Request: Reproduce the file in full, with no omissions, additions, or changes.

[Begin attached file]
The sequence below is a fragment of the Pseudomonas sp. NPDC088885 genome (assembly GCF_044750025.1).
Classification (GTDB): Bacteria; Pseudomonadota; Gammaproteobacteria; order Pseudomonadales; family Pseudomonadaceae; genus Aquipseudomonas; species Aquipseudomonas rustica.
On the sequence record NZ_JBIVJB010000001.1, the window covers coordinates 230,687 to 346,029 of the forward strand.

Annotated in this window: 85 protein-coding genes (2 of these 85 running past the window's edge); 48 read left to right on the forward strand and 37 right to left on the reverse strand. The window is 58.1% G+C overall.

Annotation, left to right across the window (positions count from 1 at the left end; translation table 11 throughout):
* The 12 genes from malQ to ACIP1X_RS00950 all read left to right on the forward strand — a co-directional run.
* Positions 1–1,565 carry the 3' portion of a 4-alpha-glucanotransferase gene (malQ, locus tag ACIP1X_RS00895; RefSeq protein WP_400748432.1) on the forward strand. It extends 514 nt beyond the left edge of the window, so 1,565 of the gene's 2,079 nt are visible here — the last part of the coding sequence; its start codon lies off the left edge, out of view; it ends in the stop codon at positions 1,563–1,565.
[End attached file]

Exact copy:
The sequence below is a fragment of the Pseudomonas sp. NPDC088885 genome (assembly GCF_044750025.1).
Classification (GTDB): Bacteria; Pseudomonadota; Gammaproteobacteria; order Pseudomonadales; family Pseudomonadaceae; genus Aquipseudomonas; species Aquipseudomonas rustica.
On the sequence record NZ_JBIVJB010000001.1, the window covers coordinates 230,687 to 346,029 of the forward strand.

Annotated in this window: 85 protein-coding genes (2 of these 85 running past the window's edge); 48 read left to right on the forward strand and 37 right to left on the reverse strand. The window is 58.1% G+C overall.

Annotation, left to right across the window (positions count from 1 at the left end; translation table 11 throughout):
* The 12 genes from malQ to ACIP1X_RS00950 all read left to right on the forward strand — a co-directional run.
* Positions 1–1,565 carry the 3' portion of a 4-alpha-glucanotransferase gene (malQ, locus tag ACIP1X_RS00895; RefSeq protein WP_400748432.1) on the forward strand. It extends 514 nt beyond the left edge of the window, so 1,565 of the gene's 2,079 nt are visible here — the last part of the coding sequence; its start codon lies off the left edge, out of view; it ends in the stop codon at positions 1,563–1,565.